LOS ANGELES — Seth Meyers regularly blends bad news with comedy on his nightly talk show, but as the host of Sunday’s Golden Globes, he has the unenviable task of setting the tone for Hollywood’s awards season as the sexual harassment crisis continues spreading throughout the industry and beyond.
Meyers signed on for the job after the scandal broke in the fall, so he knew what he was getting into.
“And my first instinct was, ‘Oh this is probably not the most fun year to do this,'” he said.
But the creative team at “Late Night with Seth Meyers” excels at addressing current events with humor and accuracy, he said, and they’re working with him to write material for the Globes.
The 45-year-old comedian talked with The Associated Press about how he’s preparing to strike the ultimate balance between celebratory and serious at the ceremony, which will be broadcast live on NBC.
The following interview has been edited for clarity and brevity.
AP: How do you balance tough subjects with the need to be funny and light?
Meyers: That’s, I think, the conversation we will continue to focus in on as we get closer. We don’t want this night to be a session where we’re just scolding everything that happened, because it is really important for us to remember that great movies came out of this year; great television shows came out of this year. A lot of people worked really hard. A lot of people, we’re realizing, worked really hard in environments that were not that conducive to working really hard. So the goal is to have people have a wonderful night and an enjoyable party in a year which everyone deserves it.
AP: Is writing jokes a way of decompressing from the news?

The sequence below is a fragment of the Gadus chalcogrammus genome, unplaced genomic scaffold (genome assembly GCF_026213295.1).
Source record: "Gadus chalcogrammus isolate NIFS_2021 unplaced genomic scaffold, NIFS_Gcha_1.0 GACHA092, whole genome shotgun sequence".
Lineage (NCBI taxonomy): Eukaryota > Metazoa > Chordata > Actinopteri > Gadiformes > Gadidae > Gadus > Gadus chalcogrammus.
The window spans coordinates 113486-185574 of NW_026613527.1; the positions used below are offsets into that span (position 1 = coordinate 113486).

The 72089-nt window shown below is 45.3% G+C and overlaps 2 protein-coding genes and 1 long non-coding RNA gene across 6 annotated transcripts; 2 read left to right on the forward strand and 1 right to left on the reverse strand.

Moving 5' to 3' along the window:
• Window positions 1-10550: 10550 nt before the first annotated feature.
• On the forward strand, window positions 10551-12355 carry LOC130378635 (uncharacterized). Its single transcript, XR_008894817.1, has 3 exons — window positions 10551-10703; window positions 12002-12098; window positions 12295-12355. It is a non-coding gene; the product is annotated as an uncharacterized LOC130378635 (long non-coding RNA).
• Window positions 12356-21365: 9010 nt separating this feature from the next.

Meyers: I’ve found the news harder on our hiatuses than it is on show weeks. There’s something very cathartic about processing the news stories through our system here, where you write jokes about it and talk about it with people who make you laugh, and that is just a healthier way of dealing with it… I think that’s part of what we’ll be trying to do at the Globes, is: Hey, ideally we wouldn’t be talking about this stuff, but hopefully we can talk about it in a way that will make us feel better about it as opposed to reminding us how terrible it all was, is, continues to be.
AP: Is it helpful to watch past Globes shows?
Meyers: I pitched in jokes when Amy (Poehler) and Tina (Fey) hosted, so I was backstage for those three years. I will certainly go back and revisit their monologues, because I felt as though they were as good as they get. And I think the same can be said for what Ricky (Gervais) did for the show, because I don’t think the show was even perceived this way until he took it over. So I think going back and watching those three hosts will be probably about all the education we’ll need.
AP: How do you find time to watch all the nominated movies and TV shows?
Meyers: It’s pretty great, because now we have a 20-month-old and another on the way, and I’m just so looking forward to telling my pregnant wife that I have to go watch these movies for work.
AP: Do you have any rituals to calm your nerves before hosting a big show like this?
Meyers: There is alcohol on the premises, which is great. Usually I have to sneak it in. And it helps — you know, I’ve presented a couple times at the Globes, and one of the things that I do like about the Globes versus, say, the Emmys, is it’s just such a shorter walk from the wings to the microphone. That is really important, because that long walk when people are watching you and you have a very long way to the microphone, that’s when I feel like self-doubt really has a time to fester.
AP: What are you most looking forward to about hosting the Golden Globes?
Meyers: I imagine we’ll go out afterward, so I’m kind of looking forward to that part.
AP: You’re looking forward to being done?
Meyers: Yeah. I think being done will be awesome. No, I like telling jokes, and ultimately, when someone like me ends up doing something like this, all I can pretty much bring to it is jokes. I have so few other skills. There won’t be a big number; there won’t be any singing or dancing. So I will say it is nice to know it’ll only be as good as the jokes.
SANDY COHEN, Associated Press Entertainment Writer